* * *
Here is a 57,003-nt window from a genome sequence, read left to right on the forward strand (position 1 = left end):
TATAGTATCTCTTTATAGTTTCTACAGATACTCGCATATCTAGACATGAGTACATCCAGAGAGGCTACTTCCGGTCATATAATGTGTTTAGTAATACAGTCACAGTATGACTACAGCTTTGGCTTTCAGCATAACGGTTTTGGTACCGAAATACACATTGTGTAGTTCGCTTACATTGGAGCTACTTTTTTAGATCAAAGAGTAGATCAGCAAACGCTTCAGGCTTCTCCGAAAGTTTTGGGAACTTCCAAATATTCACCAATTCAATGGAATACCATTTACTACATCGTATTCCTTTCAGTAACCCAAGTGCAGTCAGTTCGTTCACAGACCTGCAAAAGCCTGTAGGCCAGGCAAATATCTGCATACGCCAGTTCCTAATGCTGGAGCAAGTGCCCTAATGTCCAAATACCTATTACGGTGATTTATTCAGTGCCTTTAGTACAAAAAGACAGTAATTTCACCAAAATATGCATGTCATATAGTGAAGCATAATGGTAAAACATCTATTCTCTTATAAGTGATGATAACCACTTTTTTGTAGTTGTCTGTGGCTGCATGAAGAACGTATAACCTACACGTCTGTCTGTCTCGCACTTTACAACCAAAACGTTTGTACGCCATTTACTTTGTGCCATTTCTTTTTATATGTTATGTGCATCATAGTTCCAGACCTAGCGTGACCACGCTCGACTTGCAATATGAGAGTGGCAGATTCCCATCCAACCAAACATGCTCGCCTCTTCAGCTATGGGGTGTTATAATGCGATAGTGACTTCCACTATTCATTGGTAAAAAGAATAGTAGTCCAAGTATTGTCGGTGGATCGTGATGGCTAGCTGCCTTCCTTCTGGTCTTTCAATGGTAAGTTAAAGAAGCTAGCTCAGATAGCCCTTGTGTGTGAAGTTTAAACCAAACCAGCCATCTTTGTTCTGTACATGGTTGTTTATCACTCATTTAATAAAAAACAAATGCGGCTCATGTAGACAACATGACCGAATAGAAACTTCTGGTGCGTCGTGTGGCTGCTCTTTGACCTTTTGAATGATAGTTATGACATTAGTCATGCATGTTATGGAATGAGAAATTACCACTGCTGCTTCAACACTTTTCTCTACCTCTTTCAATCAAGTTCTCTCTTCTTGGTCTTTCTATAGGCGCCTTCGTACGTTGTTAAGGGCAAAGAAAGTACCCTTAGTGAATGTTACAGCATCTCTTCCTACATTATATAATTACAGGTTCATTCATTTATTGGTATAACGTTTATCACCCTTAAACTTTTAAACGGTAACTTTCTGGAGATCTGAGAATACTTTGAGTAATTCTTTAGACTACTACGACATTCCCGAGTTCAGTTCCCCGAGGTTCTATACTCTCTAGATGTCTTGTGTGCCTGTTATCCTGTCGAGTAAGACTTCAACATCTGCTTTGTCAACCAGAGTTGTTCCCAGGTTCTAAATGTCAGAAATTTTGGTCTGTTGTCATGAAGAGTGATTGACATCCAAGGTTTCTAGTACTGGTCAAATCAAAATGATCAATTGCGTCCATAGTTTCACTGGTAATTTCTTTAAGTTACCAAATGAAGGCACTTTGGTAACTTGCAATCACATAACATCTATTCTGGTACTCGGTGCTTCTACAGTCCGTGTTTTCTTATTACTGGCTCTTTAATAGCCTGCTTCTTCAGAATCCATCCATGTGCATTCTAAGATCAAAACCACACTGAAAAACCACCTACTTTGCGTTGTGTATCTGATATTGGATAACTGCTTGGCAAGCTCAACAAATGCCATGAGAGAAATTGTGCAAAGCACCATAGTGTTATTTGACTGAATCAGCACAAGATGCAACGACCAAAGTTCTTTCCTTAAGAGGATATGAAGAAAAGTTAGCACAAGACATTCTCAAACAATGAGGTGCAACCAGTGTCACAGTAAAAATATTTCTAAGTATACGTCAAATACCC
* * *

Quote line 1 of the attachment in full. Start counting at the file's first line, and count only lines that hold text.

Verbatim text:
Here is a 57,003-nt window from a genome sequence, read left to right on the forward strand (position 1 = left end):